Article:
This is a quick guide related to bonsai appreciation and what features makes a tree a bonsai tree, or even a great bonsai tree. A few elements are essentials to create the illusion of a great old aged tree in a pot. The fact that real trees are appreciated from a distance and that bonsai trees are appreciated from a close range makes that a bonsai artist must provides features on its bonsai tree that will yield a visual effect of a real tree seen from a distance. Each species of trees as its own special characteristics when mature makes it even more interesting for the bonsai artist to have a great bonsai garden with various species. A successful bonsai artist with various species can certainly be called a bonsai master.
In general, a bonsai tree mid-point should be at eye level for a perfect bonsai appreciation session. This will provide a great visual experience as it will render an illusion of a massive tree seen from ground level.
A bonsai tree can be appreciated in regards to various aspects, but the most common are: roots, trunk, branches, foliage and apex.
The surface roots are referred to as nebari
In Japanese. The nebari is essential to create the desired effect of an aged, solid and matured tree. In general, surface roots all around the trunk of a bonsai tree will give stability but the impression of robustness. Ideally, the width of the surface roots should be twice the diameter size of the trunk. This will ensure a proper harmony and balance of your bonsai tree.
Depending on the desired bonsai style
, various surface roots configurations are required to provide a great visual experience. The radial roots are surface roots that will extend outward in every direction with roots on the side being a bit longer then front and back roots. This type of roots is ideal for an upright bonsai tree.
Slanting or cascade style bonsai tree should have roots in a radial pattern but with predominance on the side of the slanting or cascade. It provides an illusion of balance.
When the goal of the bonsai artist is to reproduce a tree that as grown in adverse conditions like a steep slope or near a river, it is best to expose the roots to create the illusion of the soil being wash away from roots and that the tree as fight for its life.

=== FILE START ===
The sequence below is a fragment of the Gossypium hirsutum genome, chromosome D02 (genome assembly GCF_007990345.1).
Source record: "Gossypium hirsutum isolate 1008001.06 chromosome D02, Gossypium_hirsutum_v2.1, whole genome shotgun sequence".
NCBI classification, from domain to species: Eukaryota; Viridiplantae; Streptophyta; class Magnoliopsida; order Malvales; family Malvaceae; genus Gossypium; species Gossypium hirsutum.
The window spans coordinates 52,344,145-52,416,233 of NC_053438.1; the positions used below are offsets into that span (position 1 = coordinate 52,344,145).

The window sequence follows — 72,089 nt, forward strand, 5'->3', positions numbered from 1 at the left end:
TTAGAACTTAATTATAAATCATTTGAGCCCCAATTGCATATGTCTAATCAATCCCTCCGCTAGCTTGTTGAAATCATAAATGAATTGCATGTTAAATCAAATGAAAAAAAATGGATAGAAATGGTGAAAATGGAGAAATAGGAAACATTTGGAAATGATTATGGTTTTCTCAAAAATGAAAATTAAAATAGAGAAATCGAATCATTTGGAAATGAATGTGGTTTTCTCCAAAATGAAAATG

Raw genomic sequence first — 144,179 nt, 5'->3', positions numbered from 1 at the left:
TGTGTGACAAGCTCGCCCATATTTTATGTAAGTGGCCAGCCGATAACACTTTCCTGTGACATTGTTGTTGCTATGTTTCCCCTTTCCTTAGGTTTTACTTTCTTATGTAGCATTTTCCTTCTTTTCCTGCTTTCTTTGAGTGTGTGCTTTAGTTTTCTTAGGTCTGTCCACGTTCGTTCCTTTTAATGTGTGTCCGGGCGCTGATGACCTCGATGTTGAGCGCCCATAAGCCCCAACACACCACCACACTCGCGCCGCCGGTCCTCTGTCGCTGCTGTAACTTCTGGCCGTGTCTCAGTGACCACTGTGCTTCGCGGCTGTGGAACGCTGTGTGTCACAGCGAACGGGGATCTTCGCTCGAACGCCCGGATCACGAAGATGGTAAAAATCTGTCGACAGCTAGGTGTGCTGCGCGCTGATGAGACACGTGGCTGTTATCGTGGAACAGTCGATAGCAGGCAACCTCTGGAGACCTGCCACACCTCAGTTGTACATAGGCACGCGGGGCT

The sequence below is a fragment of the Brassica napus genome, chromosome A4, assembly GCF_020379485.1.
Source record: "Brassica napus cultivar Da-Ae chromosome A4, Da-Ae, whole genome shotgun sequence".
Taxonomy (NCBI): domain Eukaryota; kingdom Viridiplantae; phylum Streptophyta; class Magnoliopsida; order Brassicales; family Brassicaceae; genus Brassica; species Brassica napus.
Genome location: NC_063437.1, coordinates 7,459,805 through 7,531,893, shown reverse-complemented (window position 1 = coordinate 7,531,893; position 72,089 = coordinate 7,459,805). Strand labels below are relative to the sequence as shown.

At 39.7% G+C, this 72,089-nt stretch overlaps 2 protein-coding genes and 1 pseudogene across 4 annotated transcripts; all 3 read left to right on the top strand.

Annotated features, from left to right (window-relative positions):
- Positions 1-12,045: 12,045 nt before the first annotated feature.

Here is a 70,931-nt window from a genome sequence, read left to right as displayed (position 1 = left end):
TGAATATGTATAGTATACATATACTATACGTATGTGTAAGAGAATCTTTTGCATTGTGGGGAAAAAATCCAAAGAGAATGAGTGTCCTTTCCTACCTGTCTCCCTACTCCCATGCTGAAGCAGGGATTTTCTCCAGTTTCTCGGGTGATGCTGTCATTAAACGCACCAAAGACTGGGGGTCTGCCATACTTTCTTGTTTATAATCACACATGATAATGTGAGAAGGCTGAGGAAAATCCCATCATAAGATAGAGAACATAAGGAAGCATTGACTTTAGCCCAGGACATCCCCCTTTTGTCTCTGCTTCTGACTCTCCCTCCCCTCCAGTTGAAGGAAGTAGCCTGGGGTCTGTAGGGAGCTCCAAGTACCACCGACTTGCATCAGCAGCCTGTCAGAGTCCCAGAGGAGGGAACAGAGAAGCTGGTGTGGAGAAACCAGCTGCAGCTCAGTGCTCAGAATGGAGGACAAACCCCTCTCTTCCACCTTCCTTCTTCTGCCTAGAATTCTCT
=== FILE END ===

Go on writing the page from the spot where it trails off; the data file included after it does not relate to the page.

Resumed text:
The trunk is often the main element in appreciating a bonsai tree. It will be the main focal point of the eye and will be the one to create the illusion of an aged and mature tree. The trunk should taper evenly from a thick base all the way to the apex. The trunk should be free of wounds or if it as any, they should be in the back or discreet. If a trunk has curves, these should be smooth and natural, as if nature had done it. The thickness and diameter of the trunk should be in proportion with the rest of the bonsai tree and its height.
The branches design and styles should easily blend with the roots and trunk. The length of the branches should be at a maximum of 6 to 8 times the diameter of the trunk. Short internodes and finer small branches are essential to keep the visual experience of a bonsai tree in proportion. Too much distance in between small branches and leaves will gives an unnatural feeling to the bonsai tree. The first branch on an upright bonsai should be placed at 1/3 of the trunk. This should be the thickest branch and the rest of the branches should be thinner as they reach the apex.
The crown or apex is the point of growth of the tree. A bonsai tree is always growing and trees are naturally developing a growing point at the top. When appreciating a bonsai, the desired effect is to create an illusion that the viewer is looking at a massive tree from the soil level. Making the apex lean a maximum of 15 degrees to the front should help give that impression to the bonsai viewer.